Take a look at the following code:
from package.lib import do_something_which_raises from otherpackage.myexception import MyException try: do_something_which_raises() except MyException: print 'Oops, raised'
from otherpackage.myexception import MyException def do_something_which_raises(): raise MyException()
What would you say if I told you that this code didn't print 'Oops, raised!', but instead bubbled
MyException all the way up to terminate execution?
"Sure, you have two classes named
You can see that both files import exactly the same exception class from exactly the same package. I promise you, there is only one file named
myexception.py, which contains exactly one class named
MyException. If you walk all the entries of
sys.path, you will only reach one definition of
"That's not possible!" I hear you say.
That's certainly what I thought. But I was faced with the fact that I'd moved a couple of files around in my source tree, fixed up the package references, and three quarters of my tests were failing. I had no bloody clue why.
It turns out, class equality in python depends not on whether two types were defined the same, but rather, whether they were loaded exactly the same.
file2.py are in different directories; the structure is actually:
./file1.py ./package/file2.py ./package/otherpackage/myexception.py
top_level/package are in my
. is always implicitly in
sys.path, and I added
/path/to/package to my
So when, in
file1, I import from
otherpackage.myexception, Python actually goes "
otherpackage... Well, I don't have a file named that in the current directory... Or a folder named that... Let's start going through
file2, it goes "Aha! The current directory has a folder named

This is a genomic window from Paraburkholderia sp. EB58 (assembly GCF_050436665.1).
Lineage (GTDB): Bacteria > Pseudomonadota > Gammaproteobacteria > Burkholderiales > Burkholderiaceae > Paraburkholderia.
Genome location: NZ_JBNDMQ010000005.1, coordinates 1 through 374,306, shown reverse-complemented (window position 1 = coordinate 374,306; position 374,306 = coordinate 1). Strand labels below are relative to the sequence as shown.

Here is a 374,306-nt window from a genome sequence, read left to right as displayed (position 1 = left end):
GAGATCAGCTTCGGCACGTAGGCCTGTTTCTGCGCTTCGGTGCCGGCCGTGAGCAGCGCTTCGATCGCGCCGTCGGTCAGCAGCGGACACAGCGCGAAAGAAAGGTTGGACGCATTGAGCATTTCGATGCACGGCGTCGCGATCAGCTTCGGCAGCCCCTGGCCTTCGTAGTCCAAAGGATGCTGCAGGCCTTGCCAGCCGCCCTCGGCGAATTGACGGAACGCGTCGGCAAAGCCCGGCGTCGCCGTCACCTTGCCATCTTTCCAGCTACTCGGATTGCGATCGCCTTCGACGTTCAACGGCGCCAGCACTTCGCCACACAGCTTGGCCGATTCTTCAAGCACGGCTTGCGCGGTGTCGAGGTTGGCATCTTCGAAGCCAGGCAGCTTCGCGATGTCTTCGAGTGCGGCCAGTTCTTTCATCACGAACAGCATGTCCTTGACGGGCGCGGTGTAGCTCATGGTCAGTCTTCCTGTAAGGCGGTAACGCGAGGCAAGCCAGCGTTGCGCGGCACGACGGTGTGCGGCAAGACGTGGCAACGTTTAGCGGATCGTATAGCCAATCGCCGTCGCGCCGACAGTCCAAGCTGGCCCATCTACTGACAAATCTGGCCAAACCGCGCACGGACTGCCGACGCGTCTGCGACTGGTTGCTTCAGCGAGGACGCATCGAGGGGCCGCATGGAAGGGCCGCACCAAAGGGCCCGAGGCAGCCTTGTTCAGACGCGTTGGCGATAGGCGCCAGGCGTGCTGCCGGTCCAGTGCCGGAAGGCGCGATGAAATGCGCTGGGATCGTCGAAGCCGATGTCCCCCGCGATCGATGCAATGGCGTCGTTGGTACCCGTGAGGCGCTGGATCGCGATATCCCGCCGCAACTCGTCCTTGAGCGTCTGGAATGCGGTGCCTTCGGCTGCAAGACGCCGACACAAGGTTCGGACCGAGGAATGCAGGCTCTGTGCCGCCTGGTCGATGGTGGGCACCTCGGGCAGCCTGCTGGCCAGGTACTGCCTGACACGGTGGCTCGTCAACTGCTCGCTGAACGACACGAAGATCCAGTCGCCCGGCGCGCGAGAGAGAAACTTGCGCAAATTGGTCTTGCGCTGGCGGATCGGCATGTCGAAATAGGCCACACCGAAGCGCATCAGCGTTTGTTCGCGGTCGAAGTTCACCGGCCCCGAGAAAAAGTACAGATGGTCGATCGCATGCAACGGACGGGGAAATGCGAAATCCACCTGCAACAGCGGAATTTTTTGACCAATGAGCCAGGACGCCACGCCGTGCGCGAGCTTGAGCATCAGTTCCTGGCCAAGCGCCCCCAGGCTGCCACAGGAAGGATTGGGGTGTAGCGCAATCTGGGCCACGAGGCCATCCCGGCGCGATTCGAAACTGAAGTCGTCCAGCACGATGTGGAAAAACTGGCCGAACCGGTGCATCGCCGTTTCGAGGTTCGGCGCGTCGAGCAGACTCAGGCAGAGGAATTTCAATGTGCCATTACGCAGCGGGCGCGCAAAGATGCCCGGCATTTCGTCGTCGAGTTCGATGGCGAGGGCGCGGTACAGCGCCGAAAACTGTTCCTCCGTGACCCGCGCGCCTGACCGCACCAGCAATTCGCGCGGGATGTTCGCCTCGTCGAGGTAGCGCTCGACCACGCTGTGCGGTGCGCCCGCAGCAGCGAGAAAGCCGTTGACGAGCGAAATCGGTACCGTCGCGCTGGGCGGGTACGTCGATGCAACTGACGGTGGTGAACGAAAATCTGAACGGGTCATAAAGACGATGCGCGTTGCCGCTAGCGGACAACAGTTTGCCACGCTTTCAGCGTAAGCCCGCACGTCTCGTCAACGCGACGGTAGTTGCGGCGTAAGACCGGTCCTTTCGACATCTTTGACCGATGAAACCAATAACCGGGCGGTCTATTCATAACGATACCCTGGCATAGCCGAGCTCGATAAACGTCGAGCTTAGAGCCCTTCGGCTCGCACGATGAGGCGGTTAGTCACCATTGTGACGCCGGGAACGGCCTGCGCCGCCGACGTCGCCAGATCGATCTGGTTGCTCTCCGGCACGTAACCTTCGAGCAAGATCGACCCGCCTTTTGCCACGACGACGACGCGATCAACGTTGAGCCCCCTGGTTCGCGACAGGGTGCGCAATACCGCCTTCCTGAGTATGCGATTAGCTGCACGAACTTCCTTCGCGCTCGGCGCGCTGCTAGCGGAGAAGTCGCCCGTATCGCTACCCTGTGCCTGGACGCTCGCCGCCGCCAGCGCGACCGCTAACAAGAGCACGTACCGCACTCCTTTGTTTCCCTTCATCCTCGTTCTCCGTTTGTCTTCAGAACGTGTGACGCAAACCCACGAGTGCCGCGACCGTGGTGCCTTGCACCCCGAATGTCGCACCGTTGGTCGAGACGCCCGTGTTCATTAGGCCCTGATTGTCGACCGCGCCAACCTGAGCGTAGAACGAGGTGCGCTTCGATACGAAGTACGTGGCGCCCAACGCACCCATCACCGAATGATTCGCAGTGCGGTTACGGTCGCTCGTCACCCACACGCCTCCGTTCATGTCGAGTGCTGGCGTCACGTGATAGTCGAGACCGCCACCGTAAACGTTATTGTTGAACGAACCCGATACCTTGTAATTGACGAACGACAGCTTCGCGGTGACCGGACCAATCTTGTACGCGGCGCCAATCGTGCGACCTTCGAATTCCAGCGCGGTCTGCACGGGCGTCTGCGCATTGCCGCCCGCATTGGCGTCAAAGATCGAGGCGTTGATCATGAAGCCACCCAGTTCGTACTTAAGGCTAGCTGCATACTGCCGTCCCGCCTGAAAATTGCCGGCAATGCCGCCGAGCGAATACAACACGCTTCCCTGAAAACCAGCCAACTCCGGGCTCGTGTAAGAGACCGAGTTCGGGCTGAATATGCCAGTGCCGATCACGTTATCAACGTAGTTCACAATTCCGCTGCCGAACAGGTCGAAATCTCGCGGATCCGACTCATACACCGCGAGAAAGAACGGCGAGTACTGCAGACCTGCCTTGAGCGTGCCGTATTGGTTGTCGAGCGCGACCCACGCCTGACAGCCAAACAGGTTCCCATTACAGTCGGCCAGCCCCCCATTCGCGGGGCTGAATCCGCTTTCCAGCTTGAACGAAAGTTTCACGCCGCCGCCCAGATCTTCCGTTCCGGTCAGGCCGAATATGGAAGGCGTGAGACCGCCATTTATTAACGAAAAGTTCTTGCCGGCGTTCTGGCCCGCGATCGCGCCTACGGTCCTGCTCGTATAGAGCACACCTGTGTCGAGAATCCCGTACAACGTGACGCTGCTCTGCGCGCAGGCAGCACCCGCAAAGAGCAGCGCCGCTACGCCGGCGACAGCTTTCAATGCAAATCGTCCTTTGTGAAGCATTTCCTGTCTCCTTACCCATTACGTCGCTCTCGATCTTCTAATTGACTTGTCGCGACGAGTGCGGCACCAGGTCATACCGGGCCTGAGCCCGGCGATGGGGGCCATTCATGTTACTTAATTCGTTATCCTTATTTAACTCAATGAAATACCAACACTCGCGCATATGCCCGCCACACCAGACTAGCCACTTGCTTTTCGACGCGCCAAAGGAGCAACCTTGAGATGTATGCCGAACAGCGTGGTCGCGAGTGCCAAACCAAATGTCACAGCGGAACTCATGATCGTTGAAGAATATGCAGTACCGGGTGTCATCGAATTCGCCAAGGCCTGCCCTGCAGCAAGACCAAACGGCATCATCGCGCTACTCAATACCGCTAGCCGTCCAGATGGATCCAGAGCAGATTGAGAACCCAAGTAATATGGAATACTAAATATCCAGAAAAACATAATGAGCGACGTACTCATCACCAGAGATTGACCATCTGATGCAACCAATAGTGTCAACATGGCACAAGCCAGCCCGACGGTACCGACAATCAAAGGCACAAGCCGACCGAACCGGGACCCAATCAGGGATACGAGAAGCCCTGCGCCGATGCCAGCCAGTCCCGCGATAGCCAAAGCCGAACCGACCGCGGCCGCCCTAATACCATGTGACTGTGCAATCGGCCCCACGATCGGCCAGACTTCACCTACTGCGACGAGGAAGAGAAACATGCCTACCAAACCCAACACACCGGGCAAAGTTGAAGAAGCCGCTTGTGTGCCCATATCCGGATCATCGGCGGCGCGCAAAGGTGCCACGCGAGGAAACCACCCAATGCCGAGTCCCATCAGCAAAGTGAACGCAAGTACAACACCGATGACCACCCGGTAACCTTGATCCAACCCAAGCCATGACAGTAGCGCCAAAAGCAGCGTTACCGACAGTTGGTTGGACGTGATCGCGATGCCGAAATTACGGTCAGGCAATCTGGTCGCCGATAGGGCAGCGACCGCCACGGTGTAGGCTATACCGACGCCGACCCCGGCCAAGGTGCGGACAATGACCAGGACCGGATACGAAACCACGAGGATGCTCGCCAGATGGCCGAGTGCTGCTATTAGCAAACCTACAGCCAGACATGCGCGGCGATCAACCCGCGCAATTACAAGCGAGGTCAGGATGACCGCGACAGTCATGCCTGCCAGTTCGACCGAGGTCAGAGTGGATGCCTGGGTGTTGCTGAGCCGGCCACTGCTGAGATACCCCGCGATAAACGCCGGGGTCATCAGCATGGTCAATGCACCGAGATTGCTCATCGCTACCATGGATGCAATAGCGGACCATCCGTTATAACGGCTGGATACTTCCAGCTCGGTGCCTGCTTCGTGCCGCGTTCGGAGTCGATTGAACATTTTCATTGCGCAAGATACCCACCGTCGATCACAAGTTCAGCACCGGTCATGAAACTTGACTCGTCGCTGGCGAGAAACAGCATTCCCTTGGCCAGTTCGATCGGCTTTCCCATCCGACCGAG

otherpackage! And inside it is a file named
myexception! And that defines a class named
MyException! You're sorted!"
But as far as Python knows, these files were reached differently. They have different paths to themselves (one is
/path/to/package / otherpackage/myexception.py and the other is
./ otherpackage/myexception.py - the fact that,
. happens to be the same as
/path/to/package is neither here nor there. Python's package cache, apparently, doesn't do that level of resolution1 (I guess it assumes no one would be silly enough as to have overlapping
So when I said "you will only reach one definition of
MyException", I was only telling half a truth. You will only reach one definition, but you will reach it twice. And that confuses python.
So here's a warning for you. Don't have overlapping
sys.path entries. And if you do, always reference every definition therein from a consistent top-level folder. Because if you get this wrong, equality isn't equality, and everything goes to hell.
This is conjecture; I've looked through the source of the equality functions, and exception definitions, in both 2.7 and 3.3 to see whether anything funky was going on there, I've not yet delved in to the package cache, but this seems like reasonable conjecture, I'll probably get around to reading through the package cache source at some point, and may follow up then with a blog post and/or patch to python.